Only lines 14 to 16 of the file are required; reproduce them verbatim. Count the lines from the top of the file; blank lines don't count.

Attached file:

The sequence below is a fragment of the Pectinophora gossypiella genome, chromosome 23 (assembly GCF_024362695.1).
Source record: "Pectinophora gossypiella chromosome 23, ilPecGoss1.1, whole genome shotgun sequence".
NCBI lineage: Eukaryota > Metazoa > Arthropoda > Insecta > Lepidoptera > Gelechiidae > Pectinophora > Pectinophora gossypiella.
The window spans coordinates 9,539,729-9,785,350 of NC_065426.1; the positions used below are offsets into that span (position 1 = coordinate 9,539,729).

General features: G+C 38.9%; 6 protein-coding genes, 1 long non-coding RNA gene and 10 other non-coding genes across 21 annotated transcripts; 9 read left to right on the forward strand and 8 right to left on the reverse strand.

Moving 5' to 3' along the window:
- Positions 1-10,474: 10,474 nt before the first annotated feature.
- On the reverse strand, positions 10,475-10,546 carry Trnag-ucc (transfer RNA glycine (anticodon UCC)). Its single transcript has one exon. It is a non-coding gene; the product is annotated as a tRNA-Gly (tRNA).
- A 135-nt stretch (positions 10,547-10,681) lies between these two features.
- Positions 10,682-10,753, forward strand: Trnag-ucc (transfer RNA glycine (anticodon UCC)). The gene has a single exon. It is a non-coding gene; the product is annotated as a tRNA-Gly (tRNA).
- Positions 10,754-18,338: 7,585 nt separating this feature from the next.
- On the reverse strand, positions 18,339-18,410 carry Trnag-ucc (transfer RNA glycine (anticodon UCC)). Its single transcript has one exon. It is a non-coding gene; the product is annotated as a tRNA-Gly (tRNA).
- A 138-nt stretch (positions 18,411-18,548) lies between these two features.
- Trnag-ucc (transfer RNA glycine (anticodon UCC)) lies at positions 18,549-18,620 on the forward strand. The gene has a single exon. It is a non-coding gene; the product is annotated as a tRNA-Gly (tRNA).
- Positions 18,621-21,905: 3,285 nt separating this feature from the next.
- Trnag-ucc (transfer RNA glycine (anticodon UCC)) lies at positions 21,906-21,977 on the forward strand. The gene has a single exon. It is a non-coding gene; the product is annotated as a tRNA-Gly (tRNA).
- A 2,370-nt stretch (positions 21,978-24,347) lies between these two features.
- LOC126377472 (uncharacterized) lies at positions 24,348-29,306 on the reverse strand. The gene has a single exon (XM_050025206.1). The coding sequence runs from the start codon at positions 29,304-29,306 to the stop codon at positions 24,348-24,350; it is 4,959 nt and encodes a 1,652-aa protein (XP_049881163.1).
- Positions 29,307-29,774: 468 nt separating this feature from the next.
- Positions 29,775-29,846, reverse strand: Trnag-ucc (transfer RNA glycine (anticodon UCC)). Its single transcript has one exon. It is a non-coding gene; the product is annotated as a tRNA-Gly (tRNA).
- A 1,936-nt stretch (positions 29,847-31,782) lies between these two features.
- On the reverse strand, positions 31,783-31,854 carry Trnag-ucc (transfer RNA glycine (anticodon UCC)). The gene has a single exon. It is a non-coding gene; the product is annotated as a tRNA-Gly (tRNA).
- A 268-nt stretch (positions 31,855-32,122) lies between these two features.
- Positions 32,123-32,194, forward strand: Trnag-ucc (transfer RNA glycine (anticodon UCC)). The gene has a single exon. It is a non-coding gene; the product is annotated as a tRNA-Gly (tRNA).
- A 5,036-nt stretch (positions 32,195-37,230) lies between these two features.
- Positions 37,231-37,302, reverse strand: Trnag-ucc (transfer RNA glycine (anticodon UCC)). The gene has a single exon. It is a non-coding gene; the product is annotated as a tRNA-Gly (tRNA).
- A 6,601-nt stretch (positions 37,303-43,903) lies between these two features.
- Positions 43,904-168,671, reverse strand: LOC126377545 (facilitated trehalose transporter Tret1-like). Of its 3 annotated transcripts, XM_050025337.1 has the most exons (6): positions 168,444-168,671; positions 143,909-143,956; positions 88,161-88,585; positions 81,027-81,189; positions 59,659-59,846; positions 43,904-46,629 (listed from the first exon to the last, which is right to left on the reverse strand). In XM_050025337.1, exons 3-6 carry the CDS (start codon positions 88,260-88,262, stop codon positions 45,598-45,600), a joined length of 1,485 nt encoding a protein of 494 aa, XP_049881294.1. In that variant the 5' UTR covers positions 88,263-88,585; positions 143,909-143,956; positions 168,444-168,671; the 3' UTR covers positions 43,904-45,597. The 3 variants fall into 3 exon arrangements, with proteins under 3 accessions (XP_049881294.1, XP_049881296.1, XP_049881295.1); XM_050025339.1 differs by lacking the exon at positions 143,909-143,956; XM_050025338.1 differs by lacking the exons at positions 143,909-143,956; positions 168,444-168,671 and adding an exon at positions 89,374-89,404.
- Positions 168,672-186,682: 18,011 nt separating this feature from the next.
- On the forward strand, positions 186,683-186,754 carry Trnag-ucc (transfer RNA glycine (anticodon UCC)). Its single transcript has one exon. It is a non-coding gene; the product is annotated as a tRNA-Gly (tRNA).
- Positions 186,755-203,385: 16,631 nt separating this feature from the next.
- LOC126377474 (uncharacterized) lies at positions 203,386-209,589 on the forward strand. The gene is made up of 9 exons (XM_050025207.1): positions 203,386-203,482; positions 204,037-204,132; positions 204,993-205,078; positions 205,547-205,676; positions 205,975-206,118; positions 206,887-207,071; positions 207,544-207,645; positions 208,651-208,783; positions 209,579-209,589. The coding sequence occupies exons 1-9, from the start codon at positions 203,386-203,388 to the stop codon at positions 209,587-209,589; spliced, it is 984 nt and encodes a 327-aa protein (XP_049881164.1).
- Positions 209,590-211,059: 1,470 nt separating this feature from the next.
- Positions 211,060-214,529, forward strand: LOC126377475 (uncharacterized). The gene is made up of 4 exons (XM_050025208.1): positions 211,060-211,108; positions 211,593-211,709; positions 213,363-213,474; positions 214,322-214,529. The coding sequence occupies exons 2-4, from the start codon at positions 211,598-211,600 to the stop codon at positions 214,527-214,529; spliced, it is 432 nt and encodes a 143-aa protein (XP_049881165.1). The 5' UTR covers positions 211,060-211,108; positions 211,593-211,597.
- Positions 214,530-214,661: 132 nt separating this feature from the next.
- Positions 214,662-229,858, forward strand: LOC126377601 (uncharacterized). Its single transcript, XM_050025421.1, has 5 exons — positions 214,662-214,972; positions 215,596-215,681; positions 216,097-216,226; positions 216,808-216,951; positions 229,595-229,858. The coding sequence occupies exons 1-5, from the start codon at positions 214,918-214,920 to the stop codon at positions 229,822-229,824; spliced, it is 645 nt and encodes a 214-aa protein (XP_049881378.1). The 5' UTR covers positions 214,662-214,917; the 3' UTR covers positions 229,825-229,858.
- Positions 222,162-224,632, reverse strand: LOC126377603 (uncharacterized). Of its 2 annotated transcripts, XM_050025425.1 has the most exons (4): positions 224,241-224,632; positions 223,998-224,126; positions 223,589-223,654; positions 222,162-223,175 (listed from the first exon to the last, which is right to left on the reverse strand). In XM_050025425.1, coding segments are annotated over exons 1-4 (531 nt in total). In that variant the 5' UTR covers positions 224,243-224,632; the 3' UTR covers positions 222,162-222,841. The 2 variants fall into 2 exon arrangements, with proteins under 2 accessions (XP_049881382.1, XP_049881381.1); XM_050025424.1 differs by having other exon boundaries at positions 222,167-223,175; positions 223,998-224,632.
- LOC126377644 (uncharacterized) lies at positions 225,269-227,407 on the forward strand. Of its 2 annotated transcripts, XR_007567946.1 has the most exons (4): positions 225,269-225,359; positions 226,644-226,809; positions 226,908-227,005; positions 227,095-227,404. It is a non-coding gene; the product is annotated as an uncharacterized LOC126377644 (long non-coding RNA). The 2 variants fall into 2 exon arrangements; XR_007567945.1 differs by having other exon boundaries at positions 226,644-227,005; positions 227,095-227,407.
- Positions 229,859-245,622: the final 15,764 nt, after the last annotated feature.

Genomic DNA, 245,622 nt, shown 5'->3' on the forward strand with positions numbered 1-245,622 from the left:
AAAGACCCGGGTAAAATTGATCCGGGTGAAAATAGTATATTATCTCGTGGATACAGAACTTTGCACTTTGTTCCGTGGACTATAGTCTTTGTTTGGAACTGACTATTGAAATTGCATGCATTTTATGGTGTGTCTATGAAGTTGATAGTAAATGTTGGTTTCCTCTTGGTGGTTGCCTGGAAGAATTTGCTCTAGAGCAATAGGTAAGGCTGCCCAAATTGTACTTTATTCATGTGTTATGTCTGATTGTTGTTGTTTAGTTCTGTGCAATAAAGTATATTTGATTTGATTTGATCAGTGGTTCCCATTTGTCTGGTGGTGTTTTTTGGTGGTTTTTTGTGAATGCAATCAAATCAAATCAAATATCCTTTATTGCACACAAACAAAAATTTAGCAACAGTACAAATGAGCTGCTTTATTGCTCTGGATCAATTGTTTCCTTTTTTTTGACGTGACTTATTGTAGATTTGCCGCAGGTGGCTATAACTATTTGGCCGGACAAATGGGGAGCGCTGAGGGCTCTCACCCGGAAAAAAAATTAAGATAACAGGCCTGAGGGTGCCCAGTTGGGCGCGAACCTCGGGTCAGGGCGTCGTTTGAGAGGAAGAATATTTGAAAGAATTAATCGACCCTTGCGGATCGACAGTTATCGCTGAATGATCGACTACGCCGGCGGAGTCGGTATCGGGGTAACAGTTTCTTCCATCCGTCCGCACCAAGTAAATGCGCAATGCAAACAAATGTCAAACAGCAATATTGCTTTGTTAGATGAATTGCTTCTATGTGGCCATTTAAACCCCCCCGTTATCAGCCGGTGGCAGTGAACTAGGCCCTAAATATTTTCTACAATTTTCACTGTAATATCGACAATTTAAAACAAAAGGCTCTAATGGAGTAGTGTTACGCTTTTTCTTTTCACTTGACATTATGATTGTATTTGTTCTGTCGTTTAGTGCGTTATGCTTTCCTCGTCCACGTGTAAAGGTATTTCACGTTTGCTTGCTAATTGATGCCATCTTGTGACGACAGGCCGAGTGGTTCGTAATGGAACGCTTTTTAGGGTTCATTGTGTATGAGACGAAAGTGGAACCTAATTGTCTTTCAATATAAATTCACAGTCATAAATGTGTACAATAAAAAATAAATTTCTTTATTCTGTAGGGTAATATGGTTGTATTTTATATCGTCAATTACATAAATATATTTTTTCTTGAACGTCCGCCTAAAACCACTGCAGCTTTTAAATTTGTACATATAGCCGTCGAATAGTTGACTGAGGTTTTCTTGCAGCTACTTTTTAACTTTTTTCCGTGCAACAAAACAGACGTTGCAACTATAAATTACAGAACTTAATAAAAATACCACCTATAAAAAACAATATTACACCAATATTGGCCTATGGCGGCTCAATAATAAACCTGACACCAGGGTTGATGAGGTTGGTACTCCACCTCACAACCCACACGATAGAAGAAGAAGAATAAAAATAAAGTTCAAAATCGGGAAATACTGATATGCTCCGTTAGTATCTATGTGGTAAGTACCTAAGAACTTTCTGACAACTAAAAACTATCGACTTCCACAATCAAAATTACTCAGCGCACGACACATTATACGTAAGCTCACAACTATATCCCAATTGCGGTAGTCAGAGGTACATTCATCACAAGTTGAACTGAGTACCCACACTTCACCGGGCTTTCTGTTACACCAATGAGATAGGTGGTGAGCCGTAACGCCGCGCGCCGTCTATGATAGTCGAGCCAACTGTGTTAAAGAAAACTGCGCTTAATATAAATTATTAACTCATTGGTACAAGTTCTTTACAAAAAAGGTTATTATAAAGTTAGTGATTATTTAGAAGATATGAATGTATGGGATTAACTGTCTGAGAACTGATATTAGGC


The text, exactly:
- Trnag-ucc (transfer RNA glycine (anticodon UCC)) lies at positions 18,549-18,620 on the forward strand. The gene has a single exon. It is a non-coding gene; the product is annotated as a tRNA-Gly (tRNA).
- Positions 18,621-21,905: 3,285 nt separating this feature from the next.
- Trnag-ucc (transfer RNA glycine (anticodon UCC)) lies at positions 21,906-21,977 on the forward strand. The gene has a single exon. It is a non-coding gene; the product is annotated as a tRNA-Gly (tRNA).